- Studies have demonstrated the feasibility and clinical benefits of permanent His-bundle pacing (HBP).1 However, concerns regarding higher pacing thresholds, lower R-wave amplitudes, and the potential to develop distal conduction block have limited the clinical application of HBP in certain subgroups.1,2
- Right ventricular apical pacing has been the cornerstone of bradycardia pacing for decades. It is well established that right ventricular pacing leads to ventricular dyssynchrony, reduced left ventricular function, and heart failure.1,2 Since the initial description of permanent His bundle pacing (HBP) by Deshmukh et al in 2000,3 several investigators have demonstrated the clinical utility of HBP in patients with atrioventricular (AV) nodal block, infranodal AV block, and bundle branch block.4–7 Increasing interest in HBP has been hampered in part by challenges and limitations associated with a limited implantation tool set.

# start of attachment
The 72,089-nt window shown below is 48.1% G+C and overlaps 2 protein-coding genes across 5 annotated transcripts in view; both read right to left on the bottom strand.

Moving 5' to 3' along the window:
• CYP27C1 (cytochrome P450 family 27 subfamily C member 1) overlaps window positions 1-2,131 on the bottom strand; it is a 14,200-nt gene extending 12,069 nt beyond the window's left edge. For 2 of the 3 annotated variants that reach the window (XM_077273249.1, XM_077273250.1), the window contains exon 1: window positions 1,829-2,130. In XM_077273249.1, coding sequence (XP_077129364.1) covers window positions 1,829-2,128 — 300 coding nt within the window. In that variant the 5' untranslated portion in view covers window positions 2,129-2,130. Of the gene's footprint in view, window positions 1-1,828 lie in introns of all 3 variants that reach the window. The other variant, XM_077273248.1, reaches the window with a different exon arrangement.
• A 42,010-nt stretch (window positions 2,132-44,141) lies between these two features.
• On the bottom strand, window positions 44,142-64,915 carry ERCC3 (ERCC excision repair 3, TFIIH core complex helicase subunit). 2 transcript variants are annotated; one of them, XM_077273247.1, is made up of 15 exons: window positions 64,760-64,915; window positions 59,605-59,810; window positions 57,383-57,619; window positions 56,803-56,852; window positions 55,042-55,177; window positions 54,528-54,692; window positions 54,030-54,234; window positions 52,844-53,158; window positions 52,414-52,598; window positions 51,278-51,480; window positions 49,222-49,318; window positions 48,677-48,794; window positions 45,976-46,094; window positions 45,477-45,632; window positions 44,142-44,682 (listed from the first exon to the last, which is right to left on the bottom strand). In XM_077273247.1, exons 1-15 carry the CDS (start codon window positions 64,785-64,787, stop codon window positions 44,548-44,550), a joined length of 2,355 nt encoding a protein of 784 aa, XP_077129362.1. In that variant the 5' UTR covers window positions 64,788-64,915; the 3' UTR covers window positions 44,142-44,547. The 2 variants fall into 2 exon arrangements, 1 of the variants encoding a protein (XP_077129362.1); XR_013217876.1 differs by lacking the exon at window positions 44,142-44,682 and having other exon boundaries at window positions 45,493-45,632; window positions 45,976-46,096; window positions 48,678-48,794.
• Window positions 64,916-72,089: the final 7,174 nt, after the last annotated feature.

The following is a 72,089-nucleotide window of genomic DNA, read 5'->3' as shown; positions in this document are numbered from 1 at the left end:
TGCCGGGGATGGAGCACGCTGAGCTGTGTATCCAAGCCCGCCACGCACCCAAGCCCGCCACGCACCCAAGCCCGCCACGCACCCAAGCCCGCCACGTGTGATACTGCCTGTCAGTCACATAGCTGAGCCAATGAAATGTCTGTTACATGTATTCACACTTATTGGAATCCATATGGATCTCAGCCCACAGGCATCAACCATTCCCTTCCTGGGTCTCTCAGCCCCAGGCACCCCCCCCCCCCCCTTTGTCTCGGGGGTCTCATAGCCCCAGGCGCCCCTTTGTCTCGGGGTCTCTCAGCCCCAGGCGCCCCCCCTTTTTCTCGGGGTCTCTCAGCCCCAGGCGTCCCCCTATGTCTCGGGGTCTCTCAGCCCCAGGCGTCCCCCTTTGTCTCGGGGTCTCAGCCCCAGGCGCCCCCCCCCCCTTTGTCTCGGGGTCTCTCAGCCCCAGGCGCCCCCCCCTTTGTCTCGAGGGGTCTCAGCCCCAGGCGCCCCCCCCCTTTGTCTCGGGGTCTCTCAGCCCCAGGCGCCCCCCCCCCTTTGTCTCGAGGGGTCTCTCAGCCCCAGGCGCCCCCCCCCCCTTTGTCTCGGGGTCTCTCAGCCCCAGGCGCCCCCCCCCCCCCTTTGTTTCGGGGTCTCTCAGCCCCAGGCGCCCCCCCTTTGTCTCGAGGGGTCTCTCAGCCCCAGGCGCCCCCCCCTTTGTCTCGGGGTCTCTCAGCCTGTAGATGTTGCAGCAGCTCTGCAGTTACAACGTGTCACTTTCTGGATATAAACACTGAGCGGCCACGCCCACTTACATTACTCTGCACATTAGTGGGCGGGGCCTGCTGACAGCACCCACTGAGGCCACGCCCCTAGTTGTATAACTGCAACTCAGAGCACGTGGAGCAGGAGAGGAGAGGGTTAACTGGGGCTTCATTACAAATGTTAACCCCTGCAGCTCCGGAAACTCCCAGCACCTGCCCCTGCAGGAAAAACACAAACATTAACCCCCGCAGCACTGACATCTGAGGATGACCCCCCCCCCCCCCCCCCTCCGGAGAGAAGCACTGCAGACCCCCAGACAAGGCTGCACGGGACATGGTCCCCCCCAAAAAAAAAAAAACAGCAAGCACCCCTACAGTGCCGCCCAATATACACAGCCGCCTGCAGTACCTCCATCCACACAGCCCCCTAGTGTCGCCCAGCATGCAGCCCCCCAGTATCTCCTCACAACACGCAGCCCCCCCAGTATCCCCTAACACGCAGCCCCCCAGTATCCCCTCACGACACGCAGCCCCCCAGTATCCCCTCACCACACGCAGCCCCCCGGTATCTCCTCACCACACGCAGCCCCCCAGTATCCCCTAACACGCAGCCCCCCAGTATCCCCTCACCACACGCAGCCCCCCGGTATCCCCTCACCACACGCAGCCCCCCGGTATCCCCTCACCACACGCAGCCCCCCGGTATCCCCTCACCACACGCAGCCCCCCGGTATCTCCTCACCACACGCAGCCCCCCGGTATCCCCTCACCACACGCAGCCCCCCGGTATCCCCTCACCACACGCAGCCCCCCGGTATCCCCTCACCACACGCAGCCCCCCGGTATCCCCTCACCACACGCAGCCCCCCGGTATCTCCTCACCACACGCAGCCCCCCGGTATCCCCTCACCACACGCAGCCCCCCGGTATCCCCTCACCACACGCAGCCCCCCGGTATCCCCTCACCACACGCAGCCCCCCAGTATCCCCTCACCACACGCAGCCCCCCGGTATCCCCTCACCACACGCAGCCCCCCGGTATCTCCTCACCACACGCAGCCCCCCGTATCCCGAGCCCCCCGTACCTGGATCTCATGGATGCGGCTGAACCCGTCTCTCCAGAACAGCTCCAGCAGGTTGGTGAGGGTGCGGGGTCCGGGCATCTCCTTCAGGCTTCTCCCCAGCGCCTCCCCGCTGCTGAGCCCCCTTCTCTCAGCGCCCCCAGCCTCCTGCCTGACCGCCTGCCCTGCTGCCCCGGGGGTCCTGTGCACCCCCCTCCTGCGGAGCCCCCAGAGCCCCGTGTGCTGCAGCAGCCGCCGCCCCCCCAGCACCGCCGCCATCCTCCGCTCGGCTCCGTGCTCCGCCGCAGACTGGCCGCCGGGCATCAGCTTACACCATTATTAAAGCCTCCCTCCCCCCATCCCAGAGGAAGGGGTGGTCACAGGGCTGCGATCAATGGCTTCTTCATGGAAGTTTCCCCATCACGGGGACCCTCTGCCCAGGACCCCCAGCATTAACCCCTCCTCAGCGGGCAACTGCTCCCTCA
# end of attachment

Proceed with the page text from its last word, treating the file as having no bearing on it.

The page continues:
- Over the years, various sites of ventricular pacing have been evaluated in clinical trials. Earlier trials established the detrimental effects of right ventricular (RV) apical pacing, including increased risk of atrial fibrillation, heart failure (HF), and mortality. Alternate RV pacing sites have yielded mixed results.1 Biventricular (BiV) pacing in advanced HF and electrical dyssynchrony reduced HF hospitalizations and mortality. Recently, 2 trials evaluated the clinical utility of BiV pacing in the setting of heart block and demonstrated equivocal results.